3) Lawrence Poirier


Coming out to your family or friends was a dangerous thing to do in 1993.  Lynn Johnson, creator of FOR BETTER OR FOR WORSE, discovered it was a dangerous thing to do on the comics pages of your local newspaper.

When Michael Patterson’s life long friend Lawrence told Michael he was gay, Lynn Johnson received countless hate letters and death threats from around the world….just for showing the comic strip pages that a gay person simply existed.  Over one hundred newspapers in the United States dropped her very popular comic strip until the offendingly gay Lawrence was out of the spotlight … And the intolerance wasn’t just in the real world for this poor teen –  As his fictional story continued, Lawrence told his stepfather he’d met a college boy and fallen in love, and that bit of honesty got Lawrence thrown out of his house.

Now, in the middle of all that abuse and hatred, Lawrence does something remarkable:   He remains polite.  He rages very little, he tells Michael how much he appreciates his friend’s support, and quietly waits for the rest of the world to realize how badly they’re behaving towards him.  He makes this an epic story of dignity in the middle of intolerable behavior from damn near everyone else.  All from a small, slightly terrified 17 year old boy.

THAT’s a Super-hero in my book.

2)  Toland Polk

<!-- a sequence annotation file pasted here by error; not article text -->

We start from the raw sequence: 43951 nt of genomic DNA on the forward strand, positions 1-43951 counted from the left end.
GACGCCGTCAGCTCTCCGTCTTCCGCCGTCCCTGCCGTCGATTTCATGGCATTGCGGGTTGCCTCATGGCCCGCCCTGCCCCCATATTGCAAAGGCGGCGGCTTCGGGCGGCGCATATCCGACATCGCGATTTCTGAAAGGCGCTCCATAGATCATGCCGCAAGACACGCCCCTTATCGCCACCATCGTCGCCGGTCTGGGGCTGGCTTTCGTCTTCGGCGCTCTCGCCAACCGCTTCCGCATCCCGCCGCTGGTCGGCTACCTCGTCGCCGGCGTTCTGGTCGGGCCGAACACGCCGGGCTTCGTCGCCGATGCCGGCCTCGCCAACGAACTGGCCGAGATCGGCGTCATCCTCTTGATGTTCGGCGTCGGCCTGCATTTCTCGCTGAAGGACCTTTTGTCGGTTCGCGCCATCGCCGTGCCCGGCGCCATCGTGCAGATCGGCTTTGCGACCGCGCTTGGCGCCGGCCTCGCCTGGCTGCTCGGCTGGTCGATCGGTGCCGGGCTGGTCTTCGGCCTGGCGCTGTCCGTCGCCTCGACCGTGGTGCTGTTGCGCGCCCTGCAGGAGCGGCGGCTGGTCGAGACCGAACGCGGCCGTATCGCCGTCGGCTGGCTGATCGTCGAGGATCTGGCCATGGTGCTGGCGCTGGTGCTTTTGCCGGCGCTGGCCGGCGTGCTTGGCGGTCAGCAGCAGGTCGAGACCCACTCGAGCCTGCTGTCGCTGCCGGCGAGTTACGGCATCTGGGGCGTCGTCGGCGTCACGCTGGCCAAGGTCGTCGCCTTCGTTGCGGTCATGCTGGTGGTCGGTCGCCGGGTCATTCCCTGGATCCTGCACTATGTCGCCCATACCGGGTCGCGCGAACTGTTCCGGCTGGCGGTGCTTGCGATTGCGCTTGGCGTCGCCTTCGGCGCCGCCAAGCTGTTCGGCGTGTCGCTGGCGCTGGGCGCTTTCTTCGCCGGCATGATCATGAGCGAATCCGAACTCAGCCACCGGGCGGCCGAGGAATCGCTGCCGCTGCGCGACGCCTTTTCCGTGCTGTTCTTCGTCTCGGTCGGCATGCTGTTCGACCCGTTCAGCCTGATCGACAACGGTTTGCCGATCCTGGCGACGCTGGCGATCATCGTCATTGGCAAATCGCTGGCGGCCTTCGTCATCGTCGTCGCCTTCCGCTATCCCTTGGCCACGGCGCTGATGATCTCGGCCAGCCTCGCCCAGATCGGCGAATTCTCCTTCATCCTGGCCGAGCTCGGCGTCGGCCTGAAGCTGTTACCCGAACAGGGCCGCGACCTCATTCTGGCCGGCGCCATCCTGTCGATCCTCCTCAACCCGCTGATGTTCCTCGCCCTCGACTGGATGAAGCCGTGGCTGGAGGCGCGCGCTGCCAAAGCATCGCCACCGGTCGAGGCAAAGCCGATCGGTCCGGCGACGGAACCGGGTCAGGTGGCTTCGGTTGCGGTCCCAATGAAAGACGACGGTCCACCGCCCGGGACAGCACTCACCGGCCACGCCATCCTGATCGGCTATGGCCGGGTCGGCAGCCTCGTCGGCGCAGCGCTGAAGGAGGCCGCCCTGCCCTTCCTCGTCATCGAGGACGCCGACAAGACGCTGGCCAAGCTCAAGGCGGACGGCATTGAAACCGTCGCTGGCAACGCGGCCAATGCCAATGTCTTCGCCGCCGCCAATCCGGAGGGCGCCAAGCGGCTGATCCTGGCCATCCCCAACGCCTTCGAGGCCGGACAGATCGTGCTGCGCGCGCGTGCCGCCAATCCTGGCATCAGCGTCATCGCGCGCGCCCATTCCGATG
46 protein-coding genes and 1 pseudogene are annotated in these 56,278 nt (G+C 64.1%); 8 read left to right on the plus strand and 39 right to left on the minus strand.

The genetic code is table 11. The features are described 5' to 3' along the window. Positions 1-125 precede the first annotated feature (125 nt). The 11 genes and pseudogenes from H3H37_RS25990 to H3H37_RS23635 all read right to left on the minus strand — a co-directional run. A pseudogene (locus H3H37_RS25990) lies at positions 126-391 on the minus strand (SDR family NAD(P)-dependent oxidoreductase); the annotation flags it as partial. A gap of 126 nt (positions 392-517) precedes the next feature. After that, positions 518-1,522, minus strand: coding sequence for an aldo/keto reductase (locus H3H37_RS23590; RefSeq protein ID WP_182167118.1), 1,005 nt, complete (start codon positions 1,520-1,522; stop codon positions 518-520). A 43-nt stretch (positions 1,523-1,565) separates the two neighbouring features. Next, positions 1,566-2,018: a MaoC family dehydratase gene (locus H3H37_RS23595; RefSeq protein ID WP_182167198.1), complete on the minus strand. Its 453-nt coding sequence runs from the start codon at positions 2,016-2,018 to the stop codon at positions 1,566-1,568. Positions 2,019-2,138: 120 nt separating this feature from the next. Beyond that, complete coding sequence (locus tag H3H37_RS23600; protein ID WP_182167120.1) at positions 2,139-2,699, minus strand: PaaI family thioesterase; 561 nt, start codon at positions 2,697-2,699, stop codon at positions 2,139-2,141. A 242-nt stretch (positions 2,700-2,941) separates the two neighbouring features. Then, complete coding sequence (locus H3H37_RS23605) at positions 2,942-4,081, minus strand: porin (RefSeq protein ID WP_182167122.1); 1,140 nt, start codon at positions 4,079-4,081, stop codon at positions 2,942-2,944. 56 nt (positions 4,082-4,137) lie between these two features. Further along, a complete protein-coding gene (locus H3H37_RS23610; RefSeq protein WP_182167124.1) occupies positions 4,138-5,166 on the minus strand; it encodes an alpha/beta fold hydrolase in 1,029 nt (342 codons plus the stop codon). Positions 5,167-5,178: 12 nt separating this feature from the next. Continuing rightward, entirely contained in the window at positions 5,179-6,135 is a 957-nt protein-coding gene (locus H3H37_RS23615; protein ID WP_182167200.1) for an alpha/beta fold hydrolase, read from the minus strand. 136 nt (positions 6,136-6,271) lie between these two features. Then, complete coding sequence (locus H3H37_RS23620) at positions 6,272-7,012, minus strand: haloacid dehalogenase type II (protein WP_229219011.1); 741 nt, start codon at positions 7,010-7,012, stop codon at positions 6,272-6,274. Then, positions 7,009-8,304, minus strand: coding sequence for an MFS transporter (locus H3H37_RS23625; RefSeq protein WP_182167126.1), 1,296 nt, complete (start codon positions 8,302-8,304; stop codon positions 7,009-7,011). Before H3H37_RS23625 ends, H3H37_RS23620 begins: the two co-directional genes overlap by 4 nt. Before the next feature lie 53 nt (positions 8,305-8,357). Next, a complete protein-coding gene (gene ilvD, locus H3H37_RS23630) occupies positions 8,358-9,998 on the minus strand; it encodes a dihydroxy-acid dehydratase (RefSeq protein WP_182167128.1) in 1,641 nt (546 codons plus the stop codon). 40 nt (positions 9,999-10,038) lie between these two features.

Stuck Rubber Baby
Toland Polk is a fictionalized character, very loosely based on the early life of writer/ artist  HOWARD CRUSE, one of comics’ more notably “out” underground cartoonists of the 70s and 80s.  The 1995 graphic novel STUCK RUBBER BABY is a dense narrative about Toland’s early adulthood, living in the American South in the 1960s, and slowly discovering that he’s slightly racist, and very gay, and that he can only learn to stop being ONE of those things.
One of the best novels I’ve ever read about growing up.  It won the Harvey and the Eisner for best Graphic Novel in 95, as well as a bunch of other best thing-on-Earth awards that year.  Stuck Rubber Baby, stands with Maus, Barefoot Gen or Contract with God, as a rare comic life story that NEVER leaves you.  By the time it’s over, Toland Polk is one of your favorite people.

1) Esperanza “Hopey” Glass.


Teen Hopey, mind you.

Ahh….Love and Rockets – the 80s comic book you could give your date, and she would “get it”.  QUICK HISTORY LESSON: Fangirls started hanging around comic shops because of Jaime Hernandez’ “LOCAS” series in Love and Rockets, long before Sandman was a gleam in VERTIGO’s creepy eye.

Though it started as the sci-fi story of two giggling, pro-solar mechanics named Maggie and Hopey (and Maggie’s major crush, RAND RACE), the series, LOCAS, quickly became about two unemployed EX-pro-solar mechanics/ slackers who hang around the LA Hispanic 80s Punk Rock / Wrestling world, falling in and out of trouble (and love) while picking up an ASTOUNDINGLY complex and interesting supporting cast.
What holds the series together, is that EVERYBODY loves the adorable lead character, Maggie Chascarrillo —

Ray loves Maggie.  Speedy loved Maggie.  Penny loves Maggie.  Izzy loves Maggie, and the readers love Maggie, but MOST of all, HOPEY loves Maggie.

Hopey really, really loves her.  It makes Hopey’s jackboot-wearing street-cynic party-girl butch-punk lesbian heart melt every time she’s in a room with Mags, and Maggie loves Hopey right back, except Mags couldn’t give up men forever, even for Hopey….which is the basis for much of the drama in the first decade of their relationship.